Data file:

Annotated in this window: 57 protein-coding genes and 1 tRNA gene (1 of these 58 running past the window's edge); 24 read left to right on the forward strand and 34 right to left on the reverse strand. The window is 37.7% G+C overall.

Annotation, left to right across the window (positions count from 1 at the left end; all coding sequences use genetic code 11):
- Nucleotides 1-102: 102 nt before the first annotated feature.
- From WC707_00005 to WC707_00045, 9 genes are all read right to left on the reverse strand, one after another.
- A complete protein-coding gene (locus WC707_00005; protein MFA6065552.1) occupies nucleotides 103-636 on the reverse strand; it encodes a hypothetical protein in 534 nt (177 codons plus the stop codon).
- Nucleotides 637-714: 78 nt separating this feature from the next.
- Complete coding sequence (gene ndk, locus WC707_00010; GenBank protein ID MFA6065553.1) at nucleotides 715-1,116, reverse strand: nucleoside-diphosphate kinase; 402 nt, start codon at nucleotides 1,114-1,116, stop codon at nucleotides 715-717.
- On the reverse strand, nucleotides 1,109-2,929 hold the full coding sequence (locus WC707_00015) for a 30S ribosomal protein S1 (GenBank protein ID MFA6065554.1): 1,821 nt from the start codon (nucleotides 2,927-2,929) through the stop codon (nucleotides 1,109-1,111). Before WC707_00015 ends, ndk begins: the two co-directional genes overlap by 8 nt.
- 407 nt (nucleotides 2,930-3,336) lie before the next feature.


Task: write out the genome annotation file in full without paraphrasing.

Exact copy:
Annotated in this window: 57 protein-coding genes and 1 tRNA gene (1 of these 58 running past the window's edge); 24 read left to right on the forward strand and 34 right to left on the reverse strand. The window is 37.7% G+C overall.

Annotation, left to right across the window (positions count from 1 at the left end; all coding sequences use genetic code 11):
- Nucleotides 1-102: 102 nt before the first annotated feature.
- From WC707_00005 to WC707_00045, 9 genes are all read right to left on the reverse strand, one after another.
- A complete protein-coding gene (locus WC707_00005; protein MFA6065552.1) occupies nucleotides 103-636 on the reverse strand; it encodes a hypothetical protein in 534 nt (177 codons plus the stop codon).
- Nucleotides 637-714: 78 nt separating this feature from the next.
- Complete coding sequence (gene ndk, locus WC707_00010; GenBank protein ID MFA6065553.1) at nucleotides 715-1,116, reverse strand: nucleoside-diphosphate kinase; 402 nt, start codon at nucleotides 1,114-1,116, stop codon at nucleotides 715-717.
- On the reverse strand, nucleotides 1,109-2,929 hold the full coding sequence (locus WC707_00015) for a 30S ribosomal protein S1 (GenBank protein ID MFA6065554.1): 1,821 nt from the start codon (nucleotides 2,927-2,929) through the stop codon (nucleotides 1,109-1,111). Before WC707_00015 ends, ndk begins: the two co-directional genes overlap by 8 nt.
- 407 nt (nucleotides 2,930-3,336) lie before the next feature.